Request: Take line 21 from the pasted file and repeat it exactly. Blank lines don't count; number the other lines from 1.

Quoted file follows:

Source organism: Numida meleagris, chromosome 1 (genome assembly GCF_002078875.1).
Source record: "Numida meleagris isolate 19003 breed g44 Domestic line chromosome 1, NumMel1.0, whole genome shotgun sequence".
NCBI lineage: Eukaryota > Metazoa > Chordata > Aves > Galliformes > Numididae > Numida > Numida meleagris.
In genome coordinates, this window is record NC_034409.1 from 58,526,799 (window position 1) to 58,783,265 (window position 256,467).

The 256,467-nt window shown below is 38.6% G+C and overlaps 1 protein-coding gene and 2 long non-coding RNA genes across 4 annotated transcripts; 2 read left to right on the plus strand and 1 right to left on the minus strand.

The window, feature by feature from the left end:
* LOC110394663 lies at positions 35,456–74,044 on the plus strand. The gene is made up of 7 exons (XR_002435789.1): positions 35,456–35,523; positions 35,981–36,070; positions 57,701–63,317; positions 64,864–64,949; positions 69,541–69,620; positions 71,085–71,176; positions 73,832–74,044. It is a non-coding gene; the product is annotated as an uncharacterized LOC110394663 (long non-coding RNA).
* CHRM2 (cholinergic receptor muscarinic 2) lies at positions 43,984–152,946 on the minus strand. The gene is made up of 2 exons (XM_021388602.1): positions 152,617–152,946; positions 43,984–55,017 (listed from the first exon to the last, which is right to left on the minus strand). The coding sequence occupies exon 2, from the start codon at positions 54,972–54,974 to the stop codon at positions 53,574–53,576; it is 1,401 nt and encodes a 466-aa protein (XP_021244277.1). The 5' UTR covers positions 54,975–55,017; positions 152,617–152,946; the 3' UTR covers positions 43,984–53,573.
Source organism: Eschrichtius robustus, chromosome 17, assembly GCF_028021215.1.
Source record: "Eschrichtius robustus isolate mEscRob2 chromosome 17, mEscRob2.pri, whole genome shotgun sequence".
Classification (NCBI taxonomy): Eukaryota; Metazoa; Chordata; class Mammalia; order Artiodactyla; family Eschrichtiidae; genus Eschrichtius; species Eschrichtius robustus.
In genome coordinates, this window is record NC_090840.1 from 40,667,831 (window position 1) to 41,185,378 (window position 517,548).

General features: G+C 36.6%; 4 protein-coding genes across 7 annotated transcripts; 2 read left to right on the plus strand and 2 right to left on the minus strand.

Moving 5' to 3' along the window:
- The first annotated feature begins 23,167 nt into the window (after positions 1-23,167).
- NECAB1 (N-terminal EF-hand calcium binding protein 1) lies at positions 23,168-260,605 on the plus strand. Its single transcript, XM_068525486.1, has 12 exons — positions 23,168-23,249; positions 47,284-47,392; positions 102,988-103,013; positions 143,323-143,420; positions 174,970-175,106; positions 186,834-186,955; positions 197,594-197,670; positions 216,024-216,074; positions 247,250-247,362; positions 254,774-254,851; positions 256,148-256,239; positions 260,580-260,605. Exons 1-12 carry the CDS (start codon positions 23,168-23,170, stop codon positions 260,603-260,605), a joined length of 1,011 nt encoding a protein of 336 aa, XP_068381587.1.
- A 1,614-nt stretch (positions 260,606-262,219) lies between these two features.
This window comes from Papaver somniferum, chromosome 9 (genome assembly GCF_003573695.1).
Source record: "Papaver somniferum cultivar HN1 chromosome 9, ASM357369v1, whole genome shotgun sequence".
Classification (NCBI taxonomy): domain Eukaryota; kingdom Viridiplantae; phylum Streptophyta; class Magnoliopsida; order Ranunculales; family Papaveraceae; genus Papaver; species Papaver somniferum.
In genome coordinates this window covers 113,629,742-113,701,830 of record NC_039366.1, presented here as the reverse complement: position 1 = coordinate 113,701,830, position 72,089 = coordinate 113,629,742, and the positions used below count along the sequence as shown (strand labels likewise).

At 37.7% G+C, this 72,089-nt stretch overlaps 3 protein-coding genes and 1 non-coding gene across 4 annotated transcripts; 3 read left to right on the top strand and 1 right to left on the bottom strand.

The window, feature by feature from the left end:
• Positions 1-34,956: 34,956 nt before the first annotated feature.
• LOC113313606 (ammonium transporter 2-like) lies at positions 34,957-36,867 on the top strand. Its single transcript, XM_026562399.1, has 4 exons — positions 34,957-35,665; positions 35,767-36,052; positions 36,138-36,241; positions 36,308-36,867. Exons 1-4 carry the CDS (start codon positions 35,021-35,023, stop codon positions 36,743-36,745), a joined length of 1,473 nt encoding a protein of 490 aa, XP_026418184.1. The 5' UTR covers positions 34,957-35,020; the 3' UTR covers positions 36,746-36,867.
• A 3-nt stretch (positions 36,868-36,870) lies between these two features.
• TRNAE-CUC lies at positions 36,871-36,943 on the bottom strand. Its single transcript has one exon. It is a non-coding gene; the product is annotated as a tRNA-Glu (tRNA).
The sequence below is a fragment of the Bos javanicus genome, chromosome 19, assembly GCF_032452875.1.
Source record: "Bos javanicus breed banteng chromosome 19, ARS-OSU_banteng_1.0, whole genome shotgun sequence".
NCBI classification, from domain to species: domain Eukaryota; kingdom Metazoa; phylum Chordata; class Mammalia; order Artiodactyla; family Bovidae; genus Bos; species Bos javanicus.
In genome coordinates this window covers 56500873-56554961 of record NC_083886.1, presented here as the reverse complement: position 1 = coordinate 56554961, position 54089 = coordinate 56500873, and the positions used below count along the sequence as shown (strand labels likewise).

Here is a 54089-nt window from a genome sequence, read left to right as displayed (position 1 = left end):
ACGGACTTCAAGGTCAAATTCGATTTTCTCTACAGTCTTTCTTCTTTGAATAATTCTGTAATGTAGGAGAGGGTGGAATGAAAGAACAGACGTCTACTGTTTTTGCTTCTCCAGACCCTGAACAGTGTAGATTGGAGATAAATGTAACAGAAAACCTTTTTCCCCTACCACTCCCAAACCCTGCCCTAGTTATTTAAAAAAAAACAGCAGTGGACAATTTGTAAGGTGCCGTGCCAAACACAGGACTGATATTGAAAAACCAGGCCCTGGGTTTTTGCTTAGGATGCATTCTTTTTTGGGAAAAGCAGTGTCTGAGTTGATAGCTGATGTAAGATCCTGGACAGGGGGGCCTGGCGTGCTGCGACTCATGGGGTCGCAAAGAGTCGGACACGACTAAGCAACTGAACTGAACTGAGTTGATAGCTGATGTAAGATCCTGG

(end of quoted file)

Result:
In genome coordinates this window covers 113,629,742-113,701,830 of record NC_039366.1, presented here as the reverse complement: position 1 = coordinate 113,701,830, position 72,089 = coordinate 113,629,742, and the positions used below count along the sequence as shown (strand labels likewise).